Solar Steam Generation at JTI
Pioneering solar steam generation in the tobacco industry
In 2017, we helped Japan Tobacco International (JTI)’s Jordan factory become the first tobacco factory to use solar steam generation. In April 2016, JTI and Industrial Solar signed an agreement to advance the unprecedented task of building a commercially viable solar steam generator for process heating and cooling to meet the energy requirements of JTI’s Jordan facility.
JTI & path to solar steam generation
JTI, operating in Jordan since 1999, decided to significantly reduce its carbon footprint by using solar steam generation to cover its thermal energy demands and convert a part of the solar heat into cold. The solar system on the factory roof covers 85% of the factory’s annual steam consumption. This reduces costs and significantly diminishes dependency on Liquefied Petroleum Gas (LPG), used for steam generation.
The system’s major components are the solar collector field, a steam drum, and an absorption chiller that converts the solar steam not used by the production plant into cold.
How it works
The Fresnel collector is a linear concentrating solar technology. The uniaxially tracked primary mirrors and the secondary reflector focus the irradiation onto an absorber tube. The flowing fluid absorbs the heat and transfers it to the industrial production processes.
Water is pumped through the collector field and partly evaporates due to the concentrated solar irradiation. Afterward, the fluid enters the steam drum, where steam accumulates at the top and water at the bottom. The produced steam is conducted to the JTI’s steam network, where a part is used to supply the absorption chiller to generate space cooling. The water is continuously recirculated through the collector field. The steam drum also provides 1 hour of storage that compensates for short variations in the solar irradiation due to clouds. When steam is released into the factory, feed water is pumped into the steam drum to maintain mass balance. The existing boiler automatically produces steam when the sunshine is insufficient.
JTI solar steam generation system components
The 11 rows of primary mirrors of the Fresnel Collector have high reflectivity, are slightly curved and individually track the sun to concentrate the irradiation onto the absorber tube. This tube is composed of a metallic pipe encapsulated by a glass vacuum tube, which increases the system’s thermal efficiency. The main advantages of Industrial Solar Linear Fresnel collectors for providing industrial process heat are:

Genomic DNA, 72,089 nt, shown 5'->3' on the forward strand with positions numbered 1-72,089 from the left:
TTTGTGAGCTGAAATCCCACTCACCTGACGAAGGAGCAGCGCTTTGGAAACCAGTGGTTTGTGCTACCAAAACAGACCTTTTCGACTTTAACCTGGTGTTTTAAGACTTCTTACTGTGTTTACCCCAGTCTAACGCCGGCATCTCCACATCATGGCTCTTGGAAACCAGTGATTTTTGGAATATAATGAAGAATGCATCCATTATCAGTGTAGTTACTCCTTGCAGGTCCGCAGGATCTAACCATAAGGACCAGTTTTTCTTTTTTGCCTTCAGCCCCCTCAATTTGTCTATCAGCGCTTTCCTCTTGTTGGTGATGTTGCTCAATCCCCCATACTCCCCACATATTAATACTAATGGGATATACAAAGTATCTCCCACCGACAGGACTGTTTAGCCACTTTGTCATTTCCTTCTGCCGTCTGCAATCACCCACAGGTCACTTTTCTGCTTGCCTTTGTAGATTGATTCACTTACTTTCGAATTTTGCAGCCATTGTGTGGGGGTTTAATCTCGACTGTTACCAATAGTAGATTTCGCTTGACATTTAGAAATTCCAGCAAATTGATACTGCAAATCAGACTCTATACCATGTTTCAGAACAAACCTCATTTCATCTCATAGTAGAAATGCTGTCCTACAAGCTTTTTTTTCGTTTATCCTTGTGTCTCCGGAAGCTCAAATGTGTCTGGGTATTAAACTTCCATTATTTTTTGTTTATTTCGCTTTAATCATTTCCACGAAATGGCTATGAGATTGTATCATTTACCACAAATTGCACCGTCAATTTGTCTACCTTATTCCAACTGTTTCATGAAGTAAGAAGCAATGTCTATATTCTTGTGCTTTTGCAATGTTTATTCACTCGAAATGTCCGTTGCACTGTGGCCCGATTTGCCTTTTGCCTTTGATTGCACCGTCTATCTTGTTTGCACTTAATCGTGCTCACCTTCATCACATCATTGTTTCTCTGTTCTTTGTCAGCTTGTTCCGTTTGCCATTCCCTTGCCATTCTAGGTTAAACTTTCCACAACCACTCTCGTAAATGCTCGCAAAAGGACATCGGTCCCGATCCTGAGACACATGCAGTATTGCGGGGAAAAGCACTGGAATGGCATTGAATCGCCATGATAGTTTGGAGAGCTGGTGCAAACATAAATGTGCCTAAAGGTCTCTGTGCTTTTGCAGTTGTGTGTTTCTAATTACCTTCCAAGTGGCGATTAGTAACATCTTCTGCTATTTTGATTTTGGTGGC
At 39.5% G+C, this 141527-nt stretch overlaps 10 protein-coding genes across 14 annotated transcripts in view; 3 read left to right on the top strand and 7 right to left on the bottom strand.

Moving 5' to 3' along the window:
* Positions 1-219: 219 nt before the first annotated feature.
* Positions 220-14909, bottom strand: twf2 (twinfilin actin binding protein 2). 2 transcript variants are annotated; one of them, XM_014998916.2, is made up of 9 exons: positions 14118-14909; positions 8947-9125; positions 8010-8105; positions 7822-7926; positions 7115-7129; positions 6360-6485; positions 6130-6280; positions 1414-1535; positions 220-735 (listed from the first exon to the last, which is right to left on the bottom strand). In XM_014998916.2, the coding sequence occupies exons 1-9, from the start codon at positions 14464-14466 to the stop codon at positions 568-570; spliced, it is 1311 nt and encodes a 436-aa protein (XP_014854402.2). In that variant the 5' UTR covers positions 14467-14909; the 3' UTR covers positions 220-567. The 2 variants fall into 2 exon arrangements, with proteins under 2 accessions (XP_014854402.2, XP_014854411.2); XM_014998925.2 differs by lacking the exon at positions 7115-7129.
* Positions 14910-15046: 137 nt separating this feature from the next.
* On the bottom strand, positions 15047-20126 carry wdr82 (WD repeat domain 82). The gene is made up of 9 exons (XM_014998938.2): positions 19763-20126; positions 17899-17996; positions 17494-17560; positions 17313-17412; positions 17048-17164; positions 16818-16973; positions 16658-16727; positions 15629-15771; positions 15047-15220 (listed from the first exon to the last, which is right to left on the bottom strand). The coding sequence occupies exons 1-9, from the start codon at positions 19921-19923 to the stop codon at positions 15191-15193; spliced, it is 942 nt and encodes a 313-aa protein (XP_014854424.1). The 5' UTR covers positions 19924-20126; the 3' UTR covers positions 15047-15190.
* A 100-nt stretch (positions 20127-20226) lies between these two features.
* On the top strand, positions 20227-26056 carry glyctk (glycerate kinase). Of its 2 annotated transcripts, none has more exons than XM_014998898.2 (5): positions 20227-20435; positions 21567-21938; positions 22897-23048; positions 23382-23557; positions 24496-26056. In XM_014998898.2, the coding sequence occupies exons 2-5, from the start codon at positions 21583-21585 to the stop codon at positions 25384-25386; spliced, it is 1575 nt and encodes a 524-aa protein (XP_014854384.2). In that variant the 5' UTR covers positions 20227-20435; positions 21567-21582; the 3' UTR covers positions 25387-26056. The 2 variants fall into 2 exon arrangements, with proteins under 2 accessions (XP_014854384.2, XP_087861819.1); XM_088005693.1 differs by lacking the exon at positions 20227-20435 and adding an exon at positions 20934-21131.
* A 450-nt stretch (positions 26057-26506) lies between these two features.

The steam drum is an insulated vessel that receives the mixture of steam and superheated water produced by the Fresnel collectors. This mixture is separated in the steam drum, in which the accumulated steam at the top of the vessel is discharged by a control valve to JTI’s steam network. The hot water at the bottom is recirculated to the Fresnel collectors. This reservoir runs at a higher pressure and temperature, providing up to one hour of storage, compensating for fluctuations in the demand or eventual shading in the collector field.
The absorption chiller has 4 main components: evaporator, absorber, generator, and condenser. In each step, the refrigerant changes phase and is conducted to the next step. The steam produced by the Fresnel collectors provides the heat needed to regenerate the refrigerant in the generator. The evaporator performs cold production where the refrigerant at low pressure absorbs heat from the environment to be cooled. The principle is like a conventional cooling system, but instead of using a compressor, it uses the generator/absorber to drive the refrigeration cycle.
The direct solar steam generation system installed at JTI provides heat at the specified pressure and temperature to be used directly in the factory. The steam drum provides seamless integration to JTI’s network, accumulating and regulating the collector thermal power and flow. The backup boiler remains parallel to the steam drum and provides additional steam when needed.